Drawing a Line in the Sugar with Chef Emily Luchetti

A Little Dessert Goes a Long Way for Emotional Connections

Posted Dec 14, 2015

How do we deal with delicious, enticing desserts during the holidays? Worry about weight gain, sugar intake and maintaining a healthy diet can take over the mind. Some people become self-critical, depressed, pre-occupied or self-loathing if they overeat, gain a few pounds or even take a bite or two. They feel they have “failed”; give up, binge, then secretly despair or overeat to punish themselves. Losing control can induce a sense of shame. No need. We all slip up. As a colleague once said, the goal is not to never fall off track, but rather to get back on once you have.

Restriction can be a challenge when an array of scrumptious desserts catches your eye and rouses your palette. It is not the sugar alone that beckons. When we reach for the pie, cookie or cake during a holiday it is often a chance to convene with a treasured past or precious culture. Desserts conjure a sense of connection, warmth, history and belonging. Tradition has a powerful effect, both psychologically and emotionally.

In this guest blog, celebrity chef, author, Chief Pastry Officer at Marlowe, Park Tavern, Cavalier and soon to open Leo’s Luxury Bar in San Francisco, Emily Luchetti helps us think about what desserts mean to us and how to let ourselves enjoy them. Chef Luchetti is also the creator of dessertworthy (http://www.emilyluchetti.com), a campaign designed to help us remain mindful of our sweet indulgences. You can also find her at:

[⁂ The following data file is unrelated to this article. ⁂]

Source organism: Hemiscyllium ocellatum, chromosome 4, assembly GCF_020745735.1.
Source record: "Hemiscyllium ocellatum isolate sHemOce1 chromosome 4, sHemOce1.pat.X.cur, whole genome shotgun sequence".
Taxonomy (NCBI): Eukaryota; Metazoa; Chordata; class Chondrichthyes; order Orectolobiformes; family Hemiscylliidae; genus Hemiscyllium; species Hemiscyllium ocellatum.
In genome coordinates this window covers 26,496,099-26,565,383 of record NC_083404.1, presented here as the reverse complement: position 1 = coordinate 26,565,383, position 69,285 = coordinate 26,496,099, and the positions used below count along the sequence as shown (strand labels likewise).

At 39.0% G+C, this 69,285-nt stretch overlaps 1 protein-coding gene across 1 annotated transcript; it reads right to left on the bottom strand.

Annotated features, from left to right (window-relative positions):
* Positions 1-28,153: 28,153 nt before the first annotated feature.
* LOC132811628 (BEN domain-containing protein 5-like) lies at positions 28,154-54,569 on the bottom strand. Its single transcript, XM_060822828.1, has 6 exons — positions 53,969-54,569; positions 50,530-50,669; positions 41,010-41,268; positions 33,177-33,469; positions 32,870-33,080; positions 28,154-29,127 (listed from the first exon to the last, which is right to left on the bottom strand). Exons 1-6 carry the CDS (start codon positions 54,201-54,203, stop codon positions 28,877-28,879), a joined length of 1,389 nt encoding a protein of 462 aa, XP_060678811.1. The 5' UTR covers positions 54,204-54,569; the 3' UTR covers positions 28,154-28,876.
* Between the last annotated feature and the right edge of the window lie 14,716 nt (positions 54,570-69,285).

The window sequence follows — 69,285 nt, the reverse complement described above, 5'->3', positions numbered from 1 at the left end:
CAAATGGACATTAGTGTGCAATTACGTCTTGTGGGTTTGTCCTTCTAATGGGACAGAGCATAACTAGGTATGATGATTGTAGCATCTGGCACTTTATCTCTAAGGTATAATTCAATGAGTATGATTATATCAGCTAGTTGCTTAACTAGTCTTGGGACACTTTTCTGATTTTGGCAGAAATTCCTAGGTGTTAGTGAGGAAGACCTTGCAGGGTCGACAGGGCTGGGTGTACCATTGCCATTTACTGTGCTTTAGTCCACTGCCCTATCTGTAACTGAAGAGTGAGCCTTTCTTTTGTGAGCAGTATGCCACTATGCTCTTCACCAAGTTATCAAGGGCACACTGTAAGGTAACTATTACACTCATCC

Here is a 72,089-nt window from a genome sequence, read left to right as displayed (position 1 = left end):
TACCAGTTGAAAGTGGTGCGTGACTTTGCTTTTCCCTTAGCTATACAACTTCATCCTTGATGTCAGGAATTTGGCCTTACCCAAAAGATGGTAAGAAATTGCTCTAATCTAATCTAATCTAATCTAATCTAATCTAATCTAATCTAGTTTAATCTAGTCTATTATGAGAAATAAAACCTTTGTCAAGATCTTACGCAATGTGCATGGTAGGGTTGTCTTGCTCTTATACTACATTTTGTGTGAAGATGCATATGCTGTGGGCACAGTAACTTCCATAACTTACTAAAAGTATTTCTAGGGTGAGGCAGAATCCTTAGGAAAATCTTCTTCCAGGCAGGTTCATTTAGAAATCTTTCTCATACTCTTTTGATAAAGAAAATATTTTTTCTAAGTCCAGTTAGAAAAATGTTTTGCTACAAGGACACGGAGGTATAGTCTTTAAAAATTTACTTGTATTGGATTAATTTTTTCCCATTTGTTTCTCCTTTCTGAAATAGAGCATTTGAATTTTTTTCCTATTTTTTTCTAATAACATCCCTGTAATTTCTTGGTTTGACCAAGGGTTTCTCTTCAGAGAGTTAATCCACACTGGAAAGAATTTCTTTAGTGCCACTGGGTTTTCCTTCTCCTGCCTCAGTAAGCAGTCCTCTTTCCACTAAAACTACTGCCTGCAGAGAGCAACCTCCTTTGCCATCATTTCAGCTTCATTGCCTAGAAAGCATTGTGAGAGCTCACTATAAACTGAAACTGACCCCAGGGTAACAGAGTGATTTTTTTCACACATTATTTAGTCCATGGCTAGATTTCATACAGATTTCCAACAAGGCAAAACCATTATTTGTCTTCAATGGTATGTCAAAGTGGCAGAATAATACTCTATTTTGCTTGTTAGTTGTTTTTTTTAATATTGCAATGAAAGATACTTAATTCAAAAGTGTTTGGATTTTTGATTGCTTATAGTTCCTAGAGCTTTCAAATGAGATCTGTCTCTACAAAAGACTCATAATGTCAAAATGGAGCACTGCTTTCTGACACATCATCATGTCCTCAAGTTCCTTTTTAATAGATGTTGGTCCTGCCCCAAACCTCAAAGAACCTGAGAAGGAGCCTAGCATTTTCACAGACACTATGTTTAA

Chef Emily Luchetti:

by Chloe Barron
Source: by Chloe Barron

While proteins, vegetables, and some carbohydrates are physically essential for physical survival, desserts are necessary in a different way. Sweets bring us pleasure and pleasure is emotionally important. Delicious desserts, rustic to refined, offer opportunities for human connection and conversation.  

Dessert, the denouement of a delicious meal, has a significant impact on social interaction. Lingering, sharing stories and laughing are more likely when there’s a really good dessert. A moist layer cake, slathered with frosting and lovingly prepared, elevates a birthday experience even if the singing is a little flat. Enlivened senses lodge memories. Over a lifetime, small moments add up and have a profound impact on our lives.

Dessert-connectedness is especially true around the holidays. By recreating traditional family recipes, we cement who we are and where we came from. Mom’s Gingerbread, Grandpa’s chocolate truffles and Grandma’s chestnut cream pie can make the world seem “right.” Whether the treat is homemade, Panettone purchased at the Italian market or Bûche de Noël picked up at a Patisserie, does not matter. It is the personal association that counts.  Even questionable desserts are great for family lore and laughter.  “I can’t believe Uncle George sent us those terrible rum balls again this year,” or “That fruitcake!  It can’t be back!”